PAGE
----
5. Residents have the right to confidentiality of their medical records. Residents have the right to refuse the release of their records to anyone outside the nursing center, except in cases of a transfer to another center, hospital or health care system.
  6. Residents have the right to privacy, especially during medical examination and/or care/treatment of their person.
  7. Residents have the right to refuse care/treatment.
  8. Residents have the right to be free from physical/chemical restraints or prolonged isolation. Physical or chemical restraints or isolation may be used in an emergency situation without authorization of the attending physician only to protect the resident from injury to self or others.
  9. Residents have the right to utilize the pharmacy of their choosing.
  10. Residents have the right to exercise all civil rights.

To review these rights in more detail please visit: Lawriter – ORC – 3721.13 Residents’ rights. codes.ohio.gov/orc/3721.13 and/or https://www.ohca.org/nursing_home_residents_bill_of_rights

May 2018 Employee of the Month

Employee Name: Jessica Wells
Position: LPN
Length of Service: 1 year

Reason they won EOM: Jessica is a dedicated employee that spends that extra time to get to know her residents. Families have complimented on what a great job she does and they love the way she treats their loved ones!

Favorite Sports Team:  Cleveland Cavs
Favorite Food: Chocolate
Hobbies/Interests: going out with friends
Family: From Delaware, 2 sisters that are also nurses!

What is DME (Durable Medical Equipment)?

Andre Hartley, CPht
Central Supply Manager
The GRAND of Dublin

What is DME (Durable Medical Equipment)?

DME, or Durable Medical Equipment, is a reusable item ordered or prescribed by a physician to a person with an illness, disability or injury.  These items serve a medical purpose and can stand repeated use.  They can be used in the home or in a care facility.

We have residents at the Grand who bring in their own DME to use while they are here.  Having familiar equipment that they know how to operate can be a comfort to those recovering in a new environment.  For any residents who are unable to bring in their own, the central supply department has a wide array of DME that can be borrowed or rented (depending on insurance) during a stay here.  Below are a few examples of some common DME you or your loved one may need to use during a stay:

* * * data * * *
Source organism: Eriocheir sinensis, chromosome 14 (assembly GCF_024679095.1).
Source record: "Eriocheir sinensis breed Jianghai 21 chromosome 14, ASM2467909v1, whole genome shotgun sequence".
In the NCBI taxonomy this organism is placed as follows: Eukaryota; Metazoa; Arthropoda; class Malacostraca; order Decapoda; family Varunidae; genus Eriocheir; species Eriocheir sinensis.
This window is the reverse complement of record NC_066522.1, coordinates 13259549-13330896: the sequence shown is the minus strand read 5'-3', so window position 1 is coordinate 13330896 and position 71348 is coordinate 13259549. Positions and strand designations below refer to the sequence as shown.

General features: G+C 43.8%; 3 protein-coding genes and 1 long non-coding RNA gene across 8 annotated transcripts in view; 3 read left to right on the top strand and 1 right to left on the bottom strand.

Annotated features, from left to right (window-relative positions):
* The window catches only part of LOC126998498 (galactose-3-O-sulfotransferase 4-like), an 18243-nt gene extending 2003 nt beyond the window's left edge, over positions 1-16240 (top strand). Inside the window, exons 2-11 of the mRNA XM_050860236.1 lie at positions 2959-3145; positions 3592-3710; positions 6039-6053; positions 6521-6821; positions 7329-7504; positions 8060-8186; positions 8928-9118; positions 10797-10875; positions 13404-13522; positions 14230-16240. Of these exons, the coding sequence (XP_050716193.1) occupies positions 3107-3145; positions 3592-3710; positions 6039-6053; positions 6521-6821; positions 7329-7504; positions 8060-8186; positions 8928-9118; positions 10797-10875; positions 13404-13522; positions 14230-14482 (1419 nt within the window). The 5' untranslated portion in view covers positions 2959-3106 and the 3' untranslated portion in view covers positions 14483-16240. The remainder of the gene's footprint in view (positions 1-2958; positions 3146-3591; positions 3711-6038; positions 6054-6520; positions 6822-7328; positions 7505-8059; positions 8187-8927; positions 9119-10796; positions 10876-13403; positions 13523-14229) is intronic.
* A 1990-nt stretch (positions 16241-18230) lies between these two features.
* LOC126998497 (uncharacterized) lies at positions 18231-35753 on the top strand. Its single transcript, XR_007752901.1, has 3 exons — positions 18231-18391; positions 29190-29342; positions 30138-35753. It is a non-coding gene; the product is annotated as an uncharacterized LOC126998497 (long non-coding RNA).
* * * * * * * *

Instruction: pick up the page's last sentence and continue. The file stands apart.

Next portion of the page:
DMEOxygen concentrators/generator: for those with trouble keeping up the oxygen levels in their blood.  This device takes in air, removes the nitrogen from it, and delivers purified oxygen to the user.  Just by plugging it into an outlet, it provides an endless supply of oxygen at up to 10 liters per minute, or LPM.

Low Air Loss, Alternating Pressure or Dual Therapy Air Mattress: As prescribed by a physician, this mattress system is for residents who have certain types of wounds or are at high risk for skin ulcers.  Tiny holes in the cover of these mattresses continually blow out air to reduce skin pressure.  This air flow also wicks away moisture from the skin to prevent breakdown.  This type of mattress also contains multiple cells of air that inflate and deflate very slowly to change pressure points and promote circulation.

Nebulizer machine:  A small device for residents who need certain inhaled medications, or breathing treatments.   You may need to use one of these machines if you have a chronic condition such as asthma, or an acute issue like pneumonia.  A nebulizer uses an air compressor to disperse medication in the form of a mist that can easily be inhaled.